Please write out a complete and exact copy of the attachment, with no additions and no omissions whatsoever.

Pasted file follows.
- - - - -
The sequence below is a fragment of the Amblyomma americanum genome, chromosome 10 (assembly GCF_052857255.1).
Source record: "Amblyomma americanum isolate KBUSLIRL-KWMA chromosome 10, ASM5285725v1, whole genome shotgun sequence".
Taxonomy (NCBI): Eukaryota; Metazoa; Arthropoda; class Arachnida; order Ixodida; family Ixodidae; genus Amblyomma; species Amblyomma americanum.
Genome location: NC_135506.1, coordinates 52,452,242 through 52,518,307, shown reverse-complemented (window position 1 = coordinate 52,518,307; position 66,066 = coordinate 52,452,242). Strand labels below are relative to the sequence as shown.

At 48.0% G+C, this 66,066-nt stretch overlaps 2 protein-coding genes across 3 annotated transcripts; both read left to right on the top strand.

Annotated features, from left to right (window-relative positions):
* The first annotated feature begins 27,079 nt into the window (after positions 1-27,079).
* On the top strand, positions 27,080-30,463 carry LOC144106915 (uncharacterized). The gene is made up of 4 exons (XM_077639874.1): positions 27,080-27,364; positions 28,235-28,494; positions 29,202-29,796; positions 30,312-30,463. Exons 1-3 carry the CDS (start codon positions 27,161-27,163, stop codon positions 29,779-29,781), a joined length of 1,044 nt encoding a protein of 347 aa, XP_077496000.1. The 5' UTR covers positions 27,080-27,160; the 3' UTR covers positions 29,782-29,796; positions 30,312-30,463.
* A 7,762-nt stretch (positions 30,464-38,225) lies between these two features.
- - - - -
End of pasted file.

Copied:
The sequence below is a fragment of the Amblyomma americanum genome, chromosome 10 (assembly GCF_052857255.1).
Source record: "Amblyomma americanum isolate KBUSLIRL-KWMA chromosome 10, ASM5285725v1, whole genome shotgun sequence".
Taxonomy (NCBI): Eukaryota; Metazoa; Arthropoda; class Arachnida; order Ixodida; family Ixodidae; genus Amblyomma; species Amblyomma americanum.
Genome location: NC_135506.1, coordinates 52,452,242 through 52,518,307, shown reverse-complemented (window position 1 = coordinate 52,518,307; position 66,066 = coordinate 52,452,242). Strand labels below are relative to the sequence as shown.

At 48.0% G+C, this 66,066-nt stretch overlaps 2 protein-coding genes across 3 annotated transcripts; both read left to right on the top strand.

Annotated features, from left to right (window-relative positions):
* The first annotated feature begins 27,079 nt into the window (after positions 1-27,079).
* On the top strand, positions 27,080-30,463 carry LOC144106915 (uncharacterized). The gene is made up of 4 exons (XM_077639874.1): positions 27,080-27,364; positions 28,235-28,494; positions 29,202-29,796; positions 30,312-30,463. Exons 1-3 carry the CDS (start codon positions 27,161-27,163, stop codon positions 29,779-29,781), a joined length of 1,044 nt encoding a protein of 347 aa, XP_077496000.1. The 5' UTR covers positions 27,080-27,160; the 3' UTR covers positions 29,782-29,796; positions 30,312-30,463.
* A 7,762-nt stretch (positions 30,464-38,225) lies between these two features.